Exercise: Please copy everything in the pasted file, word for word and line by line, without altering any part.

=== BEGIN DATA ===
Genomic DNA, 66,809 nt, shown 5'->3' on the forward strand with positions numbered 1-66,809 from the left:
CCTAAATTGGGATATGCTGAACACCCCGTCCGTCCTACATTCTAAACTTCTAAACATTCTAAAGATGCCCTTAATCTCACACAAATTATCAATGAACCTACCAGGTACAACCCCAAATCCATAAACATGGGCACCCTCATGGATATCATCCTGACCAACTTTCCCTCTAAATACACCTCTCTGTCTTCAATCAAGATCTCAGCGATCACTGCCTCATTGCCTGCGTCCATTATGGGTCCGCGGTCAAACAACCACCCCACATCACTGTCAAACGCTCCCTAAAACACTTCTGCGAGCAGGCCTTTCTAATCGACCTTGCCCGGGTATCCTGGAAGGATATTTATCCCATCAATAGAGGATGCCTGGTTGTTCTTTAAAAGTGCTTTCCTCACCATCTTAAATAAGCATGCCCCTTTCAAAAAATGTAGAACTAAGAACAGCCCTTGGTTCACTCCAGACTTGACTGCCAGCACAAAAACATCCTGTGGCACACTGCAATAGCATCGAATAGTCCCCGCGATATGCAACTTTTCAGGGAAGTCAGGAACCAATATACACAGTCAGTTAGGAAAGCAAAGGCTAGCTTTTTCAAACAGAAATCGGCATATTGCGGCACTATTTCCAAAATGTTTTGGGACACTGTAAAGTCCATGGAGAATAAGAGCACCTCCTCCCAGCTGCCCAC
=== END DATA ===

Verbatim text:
Genomic DNA, 66,809 nt, shown 5'->3' on the forward strand with positions numbered 1-66,809 from the left:
CCTAAATTGGGATATGCTGAACACCCCGTCCGTCCTACATTCTAAACTTCTAAACATTCTAAAGATGCCCTTAATCTCACACAAATTATCAATGAACCTACCAGGTACAACCCCAAATCCATAAACATGGGCACCCTCATGGATATCATCCTGACCAACTTTCCCTCTAAATACACCTCTCTGTCTTCAATCAAGATCTCAGCGATCACTGCCTCATTGCCTGCGTCCATTATGGGTCCGCGGTCAAACAACCACCCCACATCACTGTCAAACGCTCCCTAAAACACTTCTGCGAGCAGGCCTTTCTAATCGACCTTGCCCGGGTATCCTGGAAGGATATTTATCCCATCAATAGAGGATGCCTGGTTGTTCTTTAAAAGTGCTTTCCTCACCATCTTAAATAAGCATGCCCCTTTCAAAAAATGTAGAACTAAGAACAGCCCTTGGTTCACTCCAGACTTGACTGCCAGCACAAAAACATCCTGTGGCACACTGCAATAGCATCGAATAGTCCCCGCGATATGCAACTTTTCAGGGAAGTCAGGAACCAATATACACAGTCAGTTAGGAAAGCAAAGGCTAGCTTTTTCAAACAGAAATCGGCATATTGCGGCACTATTTCCAAAATGTTTTGGGACACTGTAAAGTCCATGGAGAATAAGAGCACCTCCTCCCAGCTGCCCAC